Three sculptures reproduced in three cities. HYBRID is a collaboration between Bordeaux, Malmö, Toronto and the artist Pierre Descamps. The three skate scenes have partnered with their municipalities to challenge the use of existing spaces. By introducing sculptures that invite interaction, the spaces are informed with a new aesthetic identity as well as new ways to engage. The sculptures are now placed in Malmö and ready to be skated. Enjoy.
Translated by Jessica Gordon-Braye
For this project, artist Pierre Descamps was invited to create an ensemble of three site specific skateable sculptures. The challenge was to conceive each sculpture so it could accommodate simultaneously three different public space locations in the towns of Bordeaux, Malmö and Toronto.
The first sculpture adapts to one of Place André Meunier’s passages in Bordeaux, to Nordenskiöldsgatanin esplanade in Malmö and to College Park’s design in Toronto. The second sculpture plays off the Miroir d’eau in Bordeaux, Västra Hamnen’s angle in Malmö and the School of Visual Arts’ architecture in Toronto. Finally, the third sculpture of the ensemble, adjusts to the brutalism of Bordeaux’ ice-skating rink, the Fiskhaanspromenaden’s floor in Malmö and the Selfton Park monument in Toronto.
The three volumes present as hybrid forms – a mix of angles, parallelepipeds, triangles and circles made out of concrete; geometric shapes echoing the specific architecture and landscape of each occupied location fusing into one complex build.
As for scale and proportion, the artist was guided by Le Corbusier’s research and his own practice as a skater.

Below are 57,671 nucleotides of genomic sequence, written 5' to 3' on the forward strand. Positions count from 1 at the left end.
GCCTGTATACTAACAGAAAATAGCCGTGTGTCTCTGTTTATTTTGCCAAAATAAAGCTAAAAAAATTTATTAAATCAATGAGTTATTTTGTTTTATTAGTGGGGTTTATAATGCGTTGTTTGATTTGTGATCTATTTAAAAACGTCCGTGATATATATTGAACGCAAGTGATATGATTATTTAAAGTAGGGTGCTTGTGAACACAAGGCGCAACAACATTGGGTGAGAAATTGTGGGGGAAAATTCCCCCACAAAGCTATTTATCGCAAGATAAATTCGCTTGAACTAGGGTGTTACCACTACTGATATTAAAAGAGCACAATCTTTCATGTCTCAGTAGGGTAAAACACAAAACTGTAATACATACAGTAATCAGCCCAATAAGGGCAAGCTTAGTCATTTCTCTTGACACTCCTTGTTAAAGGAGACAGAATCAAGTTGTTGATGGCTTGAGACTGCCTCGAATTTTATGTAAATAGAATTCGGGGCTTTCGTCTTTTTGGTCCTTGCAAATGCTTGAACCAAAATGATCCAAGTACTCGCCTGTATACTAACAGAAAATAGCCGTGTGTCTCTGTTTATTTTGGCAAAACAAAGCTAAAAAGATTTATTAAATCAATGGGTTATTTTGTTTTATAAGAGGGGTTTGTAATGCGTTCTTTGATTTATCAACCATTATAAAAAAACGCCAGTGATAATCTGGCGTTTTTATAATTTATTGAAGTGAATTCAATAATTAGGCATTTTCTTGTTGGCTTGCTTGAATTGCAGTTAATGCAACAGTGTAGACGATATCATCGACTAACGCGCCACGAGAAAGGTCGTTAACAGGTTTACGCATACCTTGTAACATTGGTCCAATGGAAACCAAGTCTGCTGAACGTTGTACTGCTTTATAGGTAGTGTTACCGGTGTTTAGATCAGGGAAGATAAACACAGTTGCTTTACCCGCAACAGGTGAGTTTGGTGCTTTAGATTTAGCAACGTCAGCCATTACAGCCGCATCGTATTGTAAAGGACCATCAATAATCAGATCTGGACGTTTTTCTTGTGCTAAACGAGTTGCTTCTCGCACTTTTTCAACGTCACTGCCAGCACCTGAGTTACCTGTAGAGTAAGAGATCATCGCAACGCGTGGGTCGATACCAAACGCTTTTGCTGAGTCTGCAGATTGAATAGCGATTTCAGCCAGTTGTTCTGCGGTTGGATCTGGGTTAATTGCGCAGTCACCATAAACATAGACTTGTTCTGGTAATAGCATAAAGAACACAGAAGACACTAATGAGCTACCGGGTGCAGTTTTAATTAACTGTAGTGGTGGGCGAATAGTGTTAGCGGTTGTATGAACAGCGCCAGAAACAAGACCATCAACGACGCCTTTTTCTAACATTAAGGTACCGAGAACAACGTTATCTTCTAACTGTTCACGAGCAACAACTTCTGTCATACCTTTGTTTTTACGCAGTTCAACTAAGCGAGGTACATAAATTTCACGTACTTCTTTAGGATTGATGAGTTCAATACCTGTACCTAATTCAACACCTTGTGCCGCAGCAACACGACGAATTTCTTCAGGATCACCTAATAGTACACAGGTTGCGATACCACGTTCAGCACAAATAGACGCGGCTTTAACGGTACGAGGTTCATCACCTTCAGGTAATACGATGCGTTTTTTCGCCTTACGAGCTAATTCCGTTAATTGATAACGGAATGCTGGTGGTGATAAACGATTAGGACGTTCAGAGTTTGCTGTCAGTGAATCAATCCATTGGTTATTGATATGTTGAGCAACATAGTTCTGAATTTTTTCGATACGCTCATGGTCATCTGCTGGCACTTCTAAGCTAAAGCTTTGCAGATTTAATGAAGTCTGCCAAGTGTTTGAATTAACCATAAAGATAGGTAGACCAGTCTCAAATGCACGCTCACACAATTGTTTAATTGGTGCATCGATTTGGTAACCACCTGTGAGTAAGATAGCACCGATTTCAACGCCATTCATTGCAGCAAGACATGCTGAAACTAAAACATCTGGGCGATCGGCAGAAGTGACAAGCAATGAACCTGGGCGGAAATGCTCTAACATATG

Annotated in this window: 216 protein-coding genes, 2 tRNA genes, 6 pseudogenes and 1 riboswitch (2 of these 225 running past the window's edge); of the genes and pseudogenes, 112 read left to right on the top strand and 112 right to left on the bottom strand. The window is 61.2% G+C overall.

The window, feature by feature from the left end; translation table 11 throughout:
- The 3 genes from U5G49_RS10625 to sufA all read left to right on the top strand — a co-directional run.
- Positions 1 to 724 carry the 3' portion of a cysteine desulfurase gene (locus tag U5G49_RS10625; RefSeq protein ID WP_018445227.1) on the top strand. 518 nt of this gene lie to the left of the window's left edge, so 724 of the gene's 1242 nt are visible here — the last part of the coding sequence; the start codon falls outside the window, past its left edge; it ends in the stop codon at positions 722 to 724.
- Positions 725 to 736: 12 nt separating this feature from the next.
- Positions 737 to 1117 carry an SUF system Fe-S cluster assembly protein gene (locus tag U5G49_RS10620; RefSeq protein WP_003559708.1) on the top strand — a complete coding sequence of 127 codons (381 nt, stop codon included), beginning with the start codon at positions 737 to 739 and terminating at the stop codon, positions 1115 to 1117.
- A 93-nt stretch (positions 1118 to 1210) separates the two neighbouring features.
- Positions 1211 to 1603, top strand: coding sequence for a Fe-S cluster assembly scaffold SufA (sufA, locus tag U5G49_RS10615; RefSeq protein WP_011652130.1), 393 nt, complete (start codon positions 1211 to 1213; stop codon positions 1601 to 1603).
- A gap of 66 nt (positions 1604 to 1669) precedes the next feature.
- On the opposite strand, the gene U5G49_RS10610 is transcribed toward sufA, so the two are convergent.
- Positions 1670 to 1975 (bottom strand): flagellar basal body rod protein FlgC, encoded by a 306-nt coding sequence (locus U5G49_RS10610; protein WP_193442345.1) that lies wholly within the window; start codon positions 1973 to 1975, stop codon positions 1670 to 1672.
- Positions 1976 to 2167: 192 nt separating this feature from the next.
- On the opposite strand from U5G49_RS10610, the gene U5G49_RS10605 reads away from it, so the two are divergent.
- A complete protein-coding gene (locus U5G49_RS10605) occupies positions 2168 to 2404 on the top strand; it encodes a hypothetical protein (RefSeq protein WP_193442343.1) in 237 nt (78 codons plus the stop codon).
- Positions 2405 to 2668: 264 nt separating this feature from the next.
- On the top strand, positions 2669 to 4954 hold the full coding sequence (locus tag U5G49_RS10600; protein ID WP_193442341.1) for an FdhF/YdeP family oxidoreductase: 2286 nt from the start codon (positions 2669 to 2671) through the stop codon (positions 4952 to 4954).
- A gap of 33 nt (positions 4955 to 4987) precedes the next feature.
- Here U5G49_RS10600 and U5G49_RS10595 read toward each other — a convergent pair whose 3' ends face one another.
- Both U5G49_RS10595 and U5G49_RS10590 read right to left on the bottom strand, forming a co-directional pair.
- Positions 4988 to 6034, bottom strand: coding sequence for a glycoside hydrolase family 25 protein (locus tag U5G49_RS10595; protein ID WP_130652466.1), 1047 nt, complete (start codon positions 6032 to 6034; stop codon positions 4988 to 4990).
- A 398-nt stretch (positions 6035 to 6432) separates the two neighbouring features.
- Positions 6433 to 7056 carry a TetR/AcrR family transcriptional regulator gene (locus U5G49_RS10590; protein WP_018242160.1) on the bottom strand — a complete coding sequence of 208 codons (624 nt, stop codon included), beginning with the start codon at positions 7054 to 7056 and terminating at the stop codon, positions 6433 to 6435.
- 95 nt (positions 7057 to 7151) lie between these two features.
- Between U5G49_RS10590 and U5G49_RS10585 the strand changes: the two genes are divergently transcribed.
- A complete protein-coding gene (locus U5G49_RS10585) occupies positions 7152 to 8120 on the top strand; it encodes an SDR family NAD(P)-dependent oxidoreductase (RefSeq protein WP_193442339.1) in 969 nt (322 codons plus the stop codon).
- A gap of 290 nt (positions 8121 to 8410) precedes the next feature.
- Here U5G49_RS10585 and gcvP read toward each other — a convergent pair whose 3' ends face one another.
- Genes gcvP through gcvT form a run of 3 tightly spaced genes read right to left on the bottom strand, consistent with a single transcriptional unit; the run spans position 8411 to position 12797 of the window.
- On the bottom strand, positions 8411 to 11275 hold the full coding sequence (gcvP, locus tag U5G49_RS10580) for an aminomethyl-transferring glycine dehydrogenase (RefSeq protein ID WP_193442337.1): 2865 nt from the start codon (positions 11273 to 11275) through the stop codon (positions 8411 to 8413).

Beyond the aesthetic relationship they have with each location, the shapes through inclinations or sequences of surfaces imply body mouvement – with or without the use of a skateboard. The sculptures invite skaters and passers by to stop for a moment, sit down, jump, talk, slide, meet, get excited, expend energy, exchange… During the open-air exhibition, the three shapes, located thousands of kilometers apart, will be activated by visitors and skaters in a way specific to each individual, rendering each moment in each town unique.
To install officially skateable sculptures in the urban landscape could result in de–marginalising the youthful and popular practice of skateboarding, but it is also an opportunity to infuse public spaces with some of their original social function.
Pierre Descamps, born in Amiens, France in 1975, has been graduated from the Art School Villa Arson, Nice, France in 2004. He lives and works in Berlin, Germany since 2008, where he produced dozens of site-specific sculptures in public spaces. His sculptural and photographic works have been shown in several group and solo shows in France, Spain, Germany and Italy, and he won the Spallart Price in 2019 for his series of photographs “Monuments”. Pierre Descamps is represented by the gallery Catherine Issert in Saint Paul, France, and the gallery the Goma in Madrid, Spain.